4. Absorbing parental anxiety. While you may not be able to change your feelings of stress or anxiety, try to find a spark of excitement about your child’s return to play. Maybe this time is a chance for you to get in a workout of your own or sit quietly and read in the car. If you can come up with a few positives about practice restarting, that may help your athlete kindle feelings of excitement as well.

Reset Goals and Expectations
Games and seasons might not look the same for a year or more, and for older athletes thinking about college and professional athletics, this time can be tricky and even lead to a lack of motivation. But Chapman explains that your athlete needs to understand the difference between ‘catastrophic thoughts’ and the reality of the situation. For instance, most programs around the world are paused, so colleges are aware that the 2020 season will need to use different tactics for recruiting athletes.

If your athlete is falling into catastrophic thinking, Chapman says to ask a few questions: "Am I certain that this thought is true? What's the evidence that this thought is true? Is this thought being driven by intense emotion or facts?”

“All of those questions will force the athlete to look at the evidence to support his anxiety, and then come up with a more flexible way to view the situation. The new thoughts don’t have to be positive, just more flexible."

Take Them to Practice, Regardless
You may have an athlete who simply doesn’t feel ready to return because of anxiety around being back with teammates. Chapman says that validating those feelings is important, but in this case, try to get them to the practice field.

“I've found that avoidance is going to backfire and create even more avoidance,” Chapman explains. You can tell your athlete they don’t have to get out of the car or engage with the practice, but that you’re going to go watch. Once you’re there, Chapman says, they’ll most likely remember what they love about being at practice and will jump out of the car to meet friends.

In this confusing time, it’s natural for young athletes to be anxious about returning to play. With these tips, you can learn to recognize their feelings, determine the cause, and help them address that anxiety.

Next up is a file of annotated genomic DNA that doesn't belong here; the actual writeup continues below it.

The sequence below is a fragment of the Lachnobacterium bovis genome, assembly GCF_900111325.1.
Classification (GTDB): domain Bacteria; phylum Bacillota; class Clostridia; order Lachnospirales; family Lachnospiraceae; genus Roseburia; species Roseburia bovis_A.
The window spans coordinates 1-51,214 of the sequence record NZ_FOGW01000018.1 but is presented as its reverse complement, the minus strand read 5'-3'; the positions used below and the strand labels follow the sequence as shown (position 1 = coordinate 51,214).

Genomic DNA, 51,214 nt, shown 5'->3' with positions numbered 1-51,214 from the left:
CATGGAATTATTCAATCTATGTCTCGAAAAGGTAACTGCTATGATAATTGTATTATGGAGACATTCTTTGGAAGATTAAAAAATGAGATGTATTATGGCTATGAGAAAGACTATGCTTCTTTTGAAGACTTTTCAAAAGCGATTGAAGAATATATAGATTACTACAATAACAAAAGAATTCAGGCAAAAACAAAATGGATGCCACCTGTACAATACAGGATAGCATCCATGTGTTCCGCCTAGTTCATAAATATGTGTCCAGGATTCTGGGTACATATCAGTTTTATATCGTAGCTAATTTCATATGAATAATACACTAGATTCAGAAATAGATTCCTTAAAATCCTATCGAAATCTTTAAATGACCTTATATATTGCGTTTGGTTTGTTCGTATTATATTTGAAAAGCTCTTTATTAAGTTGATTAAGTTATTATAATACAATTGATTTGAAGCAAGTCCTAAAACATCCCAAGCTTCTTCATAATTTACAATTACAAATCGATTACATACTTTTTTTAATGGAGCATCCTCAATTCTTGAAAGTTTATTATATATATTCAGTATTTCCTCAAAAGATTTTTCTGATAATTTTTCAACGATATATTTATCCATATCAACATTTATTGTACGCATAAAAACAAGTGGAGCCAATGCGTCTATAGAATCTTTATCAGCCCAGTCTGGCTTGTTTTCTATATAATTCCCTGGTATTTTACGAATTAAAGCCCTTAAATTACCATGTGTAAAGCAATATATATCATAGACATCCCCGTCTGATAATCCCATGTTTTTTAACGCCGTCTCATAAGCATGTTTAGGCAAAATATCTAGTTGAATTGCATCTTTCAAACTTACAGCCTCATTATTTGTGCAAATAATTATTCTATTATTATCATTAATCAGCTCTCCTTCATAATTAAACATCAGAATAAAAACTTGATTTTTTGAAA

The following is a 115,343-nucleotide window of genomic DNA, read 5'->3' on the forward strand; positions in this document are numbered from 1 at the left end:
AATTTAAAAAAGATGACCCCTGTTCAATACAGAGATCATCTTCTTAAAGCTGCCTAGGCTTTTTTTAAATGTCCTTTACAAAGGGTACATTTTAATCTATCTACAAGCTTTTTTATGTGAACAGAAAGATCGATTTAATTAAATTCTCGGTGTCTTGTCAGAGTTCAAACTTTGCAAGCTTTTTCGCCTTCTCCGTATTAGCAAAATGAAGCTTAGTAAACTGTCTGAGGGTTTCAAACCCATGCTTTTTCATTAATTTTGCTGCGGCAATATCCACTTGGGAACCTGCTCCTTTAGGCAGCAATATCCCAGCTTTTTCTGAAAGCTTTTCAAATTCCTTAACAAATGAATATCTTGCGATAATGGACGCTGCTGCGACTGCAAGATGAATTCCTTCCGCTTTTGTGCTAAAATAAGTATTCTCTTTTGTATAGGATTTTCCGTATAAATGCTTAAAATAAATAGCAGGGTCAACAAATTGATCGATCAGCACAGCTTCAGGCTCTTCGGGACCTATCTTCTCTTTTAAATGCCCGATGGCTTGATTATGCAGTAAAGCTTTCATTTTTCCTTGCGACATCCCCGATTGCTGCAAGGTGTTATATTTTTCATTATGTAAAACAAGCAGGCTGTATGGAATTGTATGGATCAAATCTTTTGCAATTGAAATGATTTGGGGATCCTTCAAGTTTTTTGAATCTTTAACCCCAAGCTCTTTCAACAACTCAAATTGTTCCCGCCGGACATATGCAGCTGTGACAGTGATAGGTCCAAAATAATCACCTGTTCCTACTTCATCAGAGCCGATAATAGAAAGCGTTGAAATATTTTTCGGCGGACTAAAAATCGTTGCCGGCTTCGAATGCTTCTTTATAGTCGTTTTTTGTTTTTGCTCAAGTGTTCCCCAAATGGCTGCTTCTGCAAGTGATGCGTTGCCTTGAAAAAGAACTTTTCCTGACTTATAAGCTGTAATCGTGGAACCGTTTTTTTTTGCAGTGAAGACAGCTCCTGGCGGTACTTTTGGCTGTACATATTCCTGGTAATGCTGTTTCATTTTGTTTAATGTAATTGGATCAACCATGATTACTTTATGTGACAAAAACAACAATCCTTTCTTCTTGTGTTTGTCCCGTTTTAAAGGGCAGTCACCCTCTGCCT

TrueSport®, a movement powered by the experience and values of the U.S. Anti-Doping Agency, champions the positive values and life lessons learned through youth sport. TrueSport® inspires athletes, coaches, parents, and administrators to change the culture of youth sport through active engagement and thoughtful curriculum based on cornerstone lessons of sportsmanship, character-building, and clean and healthy performance, by creating leaders across communities through sport.

 Top Nutrition Tips to Help Heal a Sports Injury

Top Nutrition Tips to Help Heal a Sports Injury

Nutrition tips to make a big impact on your injured athlete’s return to play.

When your athlete is recovering from a sports injury that’s keeping them from taking part in practice and play, proper nutrition becomes more critical than ever. Eating well during this time can speed up healing and a return to play, while overindulging in junk food can actually set recovery back. Here, TrueSport Expert Kristen Ziesmer, a registered dietitian and board-certified specialist in sports dietetics, explains how to use nutrition to help recover from a sports injury.

Eating healthy is eating for injury